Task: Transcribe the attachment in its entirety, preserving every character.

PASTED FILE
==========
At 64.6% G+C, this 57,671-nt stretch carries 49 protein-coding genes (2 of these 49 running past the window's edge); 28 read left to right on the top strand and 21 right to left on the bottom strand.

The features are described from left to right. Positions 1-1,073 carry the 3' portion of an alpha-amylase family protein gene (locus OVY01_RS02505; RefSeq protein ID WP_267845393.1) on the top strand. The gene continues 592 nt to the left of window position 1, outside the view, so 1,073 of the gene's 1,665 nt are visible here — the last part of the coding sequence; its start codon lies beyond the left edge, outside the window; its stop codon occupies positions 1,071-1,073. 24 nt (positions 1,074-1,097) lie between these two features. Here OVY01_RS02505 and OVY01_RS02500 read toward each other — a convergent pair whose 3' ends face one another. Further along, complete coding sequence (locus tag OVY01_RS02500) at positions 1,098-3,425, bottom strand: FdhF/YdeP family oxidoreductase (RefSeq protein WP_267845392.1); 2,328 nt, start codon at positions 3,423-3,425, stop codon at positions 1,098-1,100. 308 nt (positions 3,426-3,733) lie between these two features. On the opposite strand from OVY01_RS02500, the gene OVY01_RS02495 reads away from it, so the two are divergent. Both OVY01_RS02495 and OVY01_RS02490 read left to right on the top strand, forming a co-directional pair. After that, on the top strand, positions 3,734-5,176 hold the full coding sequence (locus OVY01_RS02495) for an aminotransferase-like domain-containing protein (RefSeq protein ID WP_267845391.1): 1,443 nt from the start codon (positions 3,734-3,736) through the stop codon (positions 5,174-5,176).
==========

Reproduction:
At 64.6% G+C, this 57,671-nt stretch carries 49 protein-coding genes (2 of these 49 running past the window's edge); 28 read left to right on the top strand and 21 right to left on the bottom strand.

The features are described from left to right. Positions 1-1,073 carry the 3' portion of an alpha-amylase family protein gene (locus OVY01_RS02505; RefSeq protein ID WP_267845393.1) on the top strand. The gene continues 592 nt to the left of window position 1, outside the view, so 1,073 of the gene's 1,665 nt are visible here — the last part of the coding sequence; its start codon lies beyond the left edge, outside the window; its stop codon occupies positions 1,071-1,073. 24 nt (positions 1,074-1,097) lie between these two features. Here OVY01_RS02505 and OVY01_RS02500 read toward each other — a convergent pair whose 3' ends face one another. Further along, complete coding sequence (locus tag OVY01_RS02500) at positions 1,098-3,425, bottom strand: FdhF/YdeP family oxidoreductase (RefSeq protein WP_267845392.1); 2,328 nt, start codon at positions 3,423-3,425, stop codon at positions 1,098-1,100. 308 nt (positions 3,426-3,733) lie between these two features. On the opposite strand from OVY01_RS02500, the gene OVY01_RS02495 reads away from it, so the two are divergent. Both OVY01_RS02495 and OVY01_RS02490 read left to right on the top strand, forming a co-directional pair. After that, on the top strand, positions 3,734-5,176 hold the full coding sequence (locus OVY01_RS02495) for an aminotransferase-like domain-containing protein (RefSeq protein ID WP_267845391.1): 1,443 nt from the start codon (positions 3,734-3,736) through the stop codon (positions 5,174-5,176).